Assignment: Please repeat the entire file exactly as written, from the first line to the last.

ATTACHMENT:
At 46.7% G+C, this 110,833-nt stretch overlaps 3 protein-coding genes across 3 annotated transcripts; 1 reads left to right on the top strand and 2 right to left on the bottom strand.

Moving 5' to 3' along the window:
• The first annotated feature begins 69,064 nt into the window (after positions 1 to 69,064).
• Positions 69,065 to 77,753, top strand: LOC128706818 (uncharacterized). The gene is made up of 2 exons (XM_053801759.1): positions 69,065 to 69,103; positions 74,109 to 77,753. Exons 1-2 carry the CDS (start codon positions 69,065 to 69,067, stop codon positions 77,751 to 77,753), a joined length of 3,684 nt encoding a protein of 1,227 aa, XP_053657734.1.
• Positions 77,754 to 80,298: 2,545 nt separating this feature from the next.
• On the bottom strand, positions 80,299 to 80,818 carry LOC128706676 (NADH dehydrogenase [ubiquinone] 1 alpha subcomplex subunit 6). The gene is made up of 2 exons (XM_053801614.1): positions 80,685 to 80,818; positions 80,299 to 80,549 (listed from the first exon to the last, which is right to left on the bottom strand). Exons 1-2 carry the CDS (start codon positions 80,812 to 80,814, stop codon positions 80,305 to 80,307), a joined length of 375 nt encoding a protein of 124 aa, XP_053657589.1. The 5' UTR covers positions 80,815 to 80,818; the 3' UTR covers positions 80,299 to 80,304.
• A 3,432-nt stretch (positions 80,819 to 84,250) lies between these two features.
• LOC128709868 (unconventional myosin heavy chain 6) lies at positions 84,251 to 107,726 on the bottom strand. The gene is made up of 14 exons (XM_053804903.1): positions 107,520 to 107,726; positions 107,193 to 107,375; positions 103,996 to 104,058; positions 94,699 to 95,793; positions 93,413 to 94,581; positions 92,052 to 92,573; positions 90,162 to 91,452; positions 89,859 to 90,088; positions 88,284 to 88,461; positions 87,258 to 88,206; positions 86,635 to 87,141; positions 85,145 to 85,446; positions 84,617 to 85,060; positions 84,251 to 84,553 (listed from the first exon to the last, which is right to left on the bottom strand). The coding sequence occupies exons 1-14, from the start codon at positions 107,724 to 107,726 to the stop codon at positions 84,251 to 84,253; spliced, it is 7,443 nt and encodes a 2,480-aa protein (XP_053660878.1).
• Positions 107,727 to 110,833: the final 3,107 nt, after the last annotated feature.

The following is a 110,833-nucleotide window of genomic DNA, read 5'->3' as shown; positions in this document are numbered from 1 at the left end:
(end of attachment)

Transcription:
At 46.7% G+C, this 110,833-nt stretch overlaps 3 protein-coding genes across 3 annotated transcripts; 1 reads left to right on the top strand and 2 right to left on the bottom strand.

Moving 5' to 3' along the window:
• The first annotated feature begins 69,064 nt into the window (after positions 1 to 69,064).
• Positions 69,065 to 77,753, top strand: LOC128706818 (uncharacterized). The gene is made up of 2 exons (XM_053801759.1): positions 69,065 to 69,103; positions 74,109 to 77,753. Exons 1-2 carry the CDS (start codon positions 69,065 to 69,067, stop codon positions 77,751 to 77,753), a joined length of 3,684 nt encoding a protein of 1,227 aa, XP_053657734.1.
• Positions 77,754 to 80,298: 2,545 nt separating this feature from the next.
• On the bottom strand, positions 80,299 to 80,818 carry LOC128706676 (NADH dehydrogenase [ubiquinone] 1 alpha subcomplex subunit 6). The gene is made up of 2 exons (XM_053801614.1): positions 80,685 to 80,818; positions 80,299 to 80,549 (listed from the first exon to the last, which is right to left on the bottom strand). Exons 1-2 carry the CDS (start codon positions 80,812 to 80,814, stop codon positions 80,305 to 80,307), a joined length of 375 nt encoding a protein of 124 aa, XP_053657589.1. The 5' UTR covers positions 80,815 to 80,818; the 3' UTR covers positions 80,299 to 80,304.
• A 3,432-nt stretch (positions 80,819 to 84,250) lies between these two features.
• LOC128709868 (unconventional myosin heavy chain 6) lies at positions 84,251 to 107,726 on the bottom strand. The gene is made up of 14 exons (XM_053804903.1): positions 107,520 to 107,726; positions 107,193 to 107,375; positions 103,996 to 104,058; positions 94,699 to 95,793; positions 93,413 to 94,581; positions 92,052 to 92,573; positions 90,162 to 91,452; positions 89,859 to 90,088; positions 88,284 to 88,461; positions 87,258 to 88,206; positions 86,635 to 87,141; positions 85,145 to 85,446; positions 84,617 to 85,060; positions 84,251 to 84,553 (listed from the first exon to the last, which is right to left on the bottom strand). The coding sequence occupies exons 1-14, from the start codon at positions 107,724 to 107,726 to the stop codon at positions 84,251 to 84,253; spliced, it is 7,443 nt and encodes a 2,480-aa protein (XP_053660878.1).
• Positions 107,727 to 110,833: the final 3,107 nt, after the last annotated feature.

The following is a 110,833-nucleotide window of genomic DNA, read 5'->3' as shown; positions in this document are numbered from 1 at the left end: